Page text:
I think Israeli women—and this is a relatively new discovery—could be the hottest women on earth, and the only reason I didn’t know this before is because I didn’t know any. And the more people I ask, there’s basically universal agreement on that. Let me tell you, I never had a Jewish girlfriend before and dating my girlfriend has made me think about Judaism in a new way. Lots of other things have made me think about it in a new way. For example, when I was getting lots of press, the fact that no one could get over the fact that I was Jewish. The Beastie Boys were Jewish, fucking fifteen years ago! Is this news? This is not news. [The photographer’s cell phone rings. By some strange stroke of luck, it’s fellow rapper Sir Menelik, aka Scaramanga. As soon as Paul hears who it is, he grabs for the phone.] Sir Menelik, you gonna be on my next record? [He starts singing something about â€˜hoochie mama robots.’] How’s it going, Sir Menelik? My name is MC Paul Barman…Of course, of course…um, yeah trying to put it together right away…okay, well, why don’t I send you a record or something…okay. [He scribbles down an address.] Gotcha…know who I met yesterday? Rah Digga. She’s so hot! Oh my goodness! I figured she’d be like eight feet tall with broad shoulders. She’s just really a hot woman. Ow!..A pleasure to make your acquaintance, Sir Menelik. I’m gonna give you your man… peace! [Paul hands the phone back to the photographer and looks at the clock on the wall.] I’m sorry, I’m going to have to end the interview. I have to go meet my dad.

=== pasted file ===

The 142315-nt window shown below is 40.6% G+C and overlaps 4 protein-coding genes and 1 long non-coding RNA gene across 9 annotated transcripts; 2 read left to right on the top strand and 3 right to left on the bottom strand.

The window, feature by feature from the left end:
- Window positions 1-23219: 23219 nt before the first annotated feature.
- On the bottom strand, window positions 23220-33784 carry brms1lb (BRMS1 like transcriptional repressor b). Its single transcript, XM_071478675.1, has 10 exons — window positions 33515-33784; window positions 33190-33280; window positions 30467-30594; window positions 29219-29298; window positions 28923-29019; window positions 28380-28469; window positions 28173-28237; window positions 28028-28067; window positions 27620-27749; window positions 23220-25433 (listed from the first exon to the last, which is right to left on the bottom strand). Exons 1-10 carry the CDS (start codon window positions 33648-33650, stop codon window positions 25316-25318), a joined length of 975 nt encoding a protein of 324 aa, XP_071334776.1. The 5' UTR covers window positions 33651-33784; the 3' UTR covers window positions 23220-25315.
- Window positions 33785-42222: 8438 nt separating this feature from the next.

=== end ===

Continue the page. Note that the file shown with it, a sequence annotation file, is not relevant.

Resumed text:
Paul Barman’s album, All Things Considered, drops in March 2002 from Coup de Tat.
[…] Thus far, 6minLP has only covered albums that fall into the electronic music category, but in fact the whole idea began with this mix right here. Even people familiar with the annals of old school hip hop will squint their eyes and strain to remember this cadre of rappers uniformed like B-boys. This was the first group that Prince Paul produced for, before his tenure with De La Soul, Gravediggaz, and of course the legendary MC Paul Barman. […]